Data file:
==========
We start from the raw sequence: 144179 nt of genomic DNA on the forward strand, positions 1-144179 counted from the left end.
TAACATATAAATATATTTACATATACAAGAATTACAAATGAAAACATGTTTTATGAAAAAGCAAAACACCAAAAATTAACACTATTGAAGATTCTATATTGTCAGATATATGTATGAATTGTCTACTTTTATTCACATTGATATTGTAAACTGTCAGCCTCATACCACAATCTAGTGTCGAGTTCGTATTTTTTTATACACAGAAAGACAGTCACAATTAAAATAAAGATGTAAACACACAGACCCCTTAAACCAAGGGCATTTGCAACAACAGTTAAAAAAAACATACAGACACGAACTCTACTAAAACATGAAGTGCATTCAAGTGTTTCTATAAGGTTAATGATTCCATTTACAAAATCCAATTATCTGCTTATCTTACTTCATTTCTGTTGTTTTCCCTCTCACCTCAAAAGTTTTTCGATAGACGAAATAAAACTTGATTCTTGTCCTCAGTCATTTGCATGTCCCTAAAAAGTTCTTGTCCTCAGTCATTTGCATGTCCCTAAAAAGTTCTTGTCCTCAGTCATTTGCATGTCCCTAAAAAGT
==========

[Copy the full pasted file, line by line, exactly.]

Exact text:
We start from the raw sequence: 144179 nt of genomic DNA on the forward strand, positions 1-144179 counted from the left end.
TAACATATAAATATATTTACATATACAAGAATTACAAATGAAAACATGTTTTATGAAAAAGCAAAACACCAAAAATTAACACTATTGAAGATTCTATATTGTCAGATATATGTATGAATTGTCTACTTTTATTCACATTGATATTGTAAACTGTCAGCCTCATACCACAATCTAGTGTCGAGTTCGTATTTTTTTATACACAGAAAGACAGTCACAATTAAAATAAAGATGTAAACACACAGACCCCTTAAACCAAGGGCATTTGCAACAACAGTTAAAAAAAACATACAGACACGAACTCTACTAAAACATGAAGTGCATTCAAGTGTTTCTATAAGGTTAATGATTCCATTTACAAAATCCAATTATCTGCTTATCTTACTTCATTTCTGTTGTTTTCCCTCTCACCTCAAAAGTTTTTCGATAGACGAAATAAAACTTGATTCTTGTCCTCAGTCATTTGCATGTCCCTAAAAAGTTCTTGTCCTCAGTCATTTGCATGTCCCTAAAAAGTTCTTGTCCTCAGTCATTTGCATGTCCCTAAAAAGT